Jason Garrett’s trust issues a work in progress

Posted Monday, Jul. 22, 2013  comments  Print Reprints

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engel The Jason Garrett we see at press conferences and in TV interviews is the boring man he specifically advises his players to be in similar settings.

If he wants his players to be dull, he certainly provides the template.

He is often colorless, polite, and uses hundreds of words to say what can be with 10 to 20. He is a politician’s dream.

In what historians are calling one of the most poorly phrased questions in the history of the spoken language, I asked Coach Process if he is boring.

“It’s in the eye of the beholder,” he politely answered.

On behalf of millions — he’s boring.

It is too bad because the Red that we see in the first meeting with his team, that was filmed for Peter King’s new website MMQB, he is anything but dull.

The Jason Garrett who talks to his players is imaginative, passionate, professional, excited, sincere, organized, and an inspiring Type-A micromanaging control freak. As inspirational as he is, he could also be an example of a leader who needs to trust that it will all work out.

He still looks like he suffers from the Smartest Guy in the Room Syndrome.

Even if you don’t like football, hate the Cowboys and or Garrett, but want to be inspired to lose the final 10 pounds or finish that fence, watch this clip on YouTube. Garrett is an f-bombing Tony Robbins with red hair, and it’s not a con job.

“Overcome it. Figure it out. Find a way. Get the job done. No excuses. No excuses. That’s the deal,” Garrett told his players. “None of us need help being mediocre. The standards are going to be high.”

This is the Garrett Jerry Jones hired in 2007, promoted in 2010 to replace Wade Phillips, and ultimately has so much faith that can direct this team to success. Garrett is as convincing of a salesman as Jerry is charming.

If you recall, when the HBO Hard Knocks cameras filmed a Garrett meeting with his offensive team during training camp in 2008 he sounded much more like a head coach than the actual head coach. When King’s new website, MMQB.com, was permitted to film Garrett’s first meeting with the Cowboys this weekend to address his team it was an improved version.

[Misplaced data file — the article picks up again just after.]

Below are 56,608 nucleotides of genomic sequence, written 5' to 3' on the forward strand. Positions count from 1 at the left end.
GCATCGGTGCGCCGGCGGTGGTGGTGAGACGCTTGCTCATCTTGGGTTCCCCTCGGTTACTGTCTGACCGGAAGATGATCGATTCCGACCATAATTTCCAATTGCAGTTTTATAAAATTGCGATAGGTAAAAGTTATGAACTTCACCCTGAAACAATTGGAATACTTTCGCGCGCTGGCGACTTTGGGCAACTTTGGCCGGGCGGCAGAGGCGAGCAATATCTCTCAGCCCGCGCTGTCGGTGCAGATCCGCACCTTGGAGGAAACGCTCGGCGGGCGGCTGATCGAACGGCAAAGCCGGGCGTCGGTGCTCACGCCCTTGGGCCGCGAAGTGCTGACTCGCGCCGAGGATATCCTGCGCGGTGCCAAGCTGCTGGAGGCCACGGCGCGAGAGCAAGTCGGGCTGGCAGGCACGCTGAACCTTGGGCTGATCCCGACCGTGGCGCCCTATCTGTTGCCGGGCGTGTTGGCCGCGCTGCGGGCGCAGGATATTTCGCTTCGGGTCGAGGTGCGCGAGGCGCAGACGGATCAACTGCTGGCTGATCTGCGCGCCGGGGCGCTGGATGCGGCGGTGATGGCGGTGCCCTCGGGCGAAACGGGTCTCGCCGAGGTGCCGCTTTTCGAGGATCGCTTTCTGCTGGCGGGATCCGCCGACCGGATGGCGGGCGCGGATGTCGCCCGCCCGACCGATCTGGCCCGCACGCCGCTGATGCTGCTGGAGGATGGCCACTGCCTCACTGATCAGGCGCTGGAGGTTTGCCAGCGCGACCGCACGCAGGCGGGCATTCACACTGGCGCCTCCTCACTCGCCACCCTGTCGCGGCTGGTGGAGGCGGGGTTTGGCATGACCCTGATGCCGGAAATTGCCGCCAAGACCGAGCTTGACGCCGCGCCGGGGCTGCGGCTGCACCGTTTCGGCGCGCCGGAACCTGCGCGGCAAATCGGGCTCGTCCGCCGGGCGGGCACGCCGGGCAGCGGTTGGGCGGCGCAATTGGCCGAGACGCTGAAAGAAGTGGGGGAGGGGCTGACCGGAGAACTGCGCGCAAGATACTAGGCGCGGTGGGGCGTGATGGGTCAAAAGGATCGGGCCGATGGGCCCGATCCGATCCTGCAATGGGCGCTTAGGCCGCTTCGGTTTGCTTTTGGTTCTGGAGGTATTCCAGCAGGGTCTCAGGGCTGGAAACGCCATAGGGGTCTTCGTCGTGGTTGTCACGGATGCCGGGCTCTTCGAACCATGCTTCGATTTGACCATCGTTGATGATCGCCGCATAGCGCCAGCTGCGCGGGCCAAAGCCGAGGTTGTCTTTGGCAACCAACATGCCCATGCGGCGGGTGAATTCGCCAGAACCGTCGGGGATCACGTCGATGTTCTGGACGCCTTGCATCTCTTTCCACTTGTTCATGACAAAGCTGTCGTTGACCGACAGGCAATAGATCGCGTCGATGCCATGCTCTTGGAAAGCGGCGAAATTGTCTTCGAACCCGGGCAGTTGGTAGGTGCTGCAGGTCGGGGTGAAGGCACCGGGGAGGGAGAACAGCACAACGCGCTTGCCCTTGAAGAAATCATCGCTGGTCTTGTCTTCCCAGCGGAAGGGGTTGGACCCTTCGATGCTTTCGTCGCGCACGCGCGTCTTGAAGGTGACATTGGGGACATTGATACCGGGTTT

He even used some of the exact same lines from that talk in ’08 to this one in ’13 — specifically how the coaches who told him how good he was as a player infuriated him because he knew otherwise.

It is hard to watch this clip and not immediately want to exercise and just be better at everything you do. Red would make a great personal trainer.

Watching this 35-minute speech it’s easy to envision another team would hire him to be its head coach.

Garrett may be boring in TV interviews, and he has screwed up a few late-game time management situations, but he nails job interviews and motivation. There is a reason why the Ravens and Falcons offered this man their respective head coaching positions in 2008 — he sounds great.

His teams may occasionally play dumb, but they can never be accused of laying down, mailing it in or quitting. This is Garrett’s strength.

“It’s the No. 1 aspect of my job,” Garrett said of motivation. “You have to give them motivation. If you are a human being you need motivation and inspiration.”

Why hasn’t all of this convincing motivational rah-rah resulted in the standards he so verbally demands?

Players, execution, and some of the Red tenure is earmarked by a possessiveness that suggests paranoia has a bigger role in his daily routine. The Garrett regime has been full of a distinct lack of trust, from his coordinators to his quarterback.

The way the Garrett regime is going has some of the signs of Bill Belichick’s five-year run as the head coach of the Cleveland Browns in ’90s. Part of the reason that didn’t work was because he simply could not let go (and he didn’t have Tom Brady).

Garrett delegating play calling is a sign that he is letting go, and trusting someone else can do the job. Maybe. The way he fumbled what was eventually a reasonable and believable message about that decision suggests Garrett’s trust and execution of the message remain a work in progress.

Driven, organized and inspiring he has down.

Not to mention boring.

Mac Engel, 817-390-7697 Twitter: @macengelprof

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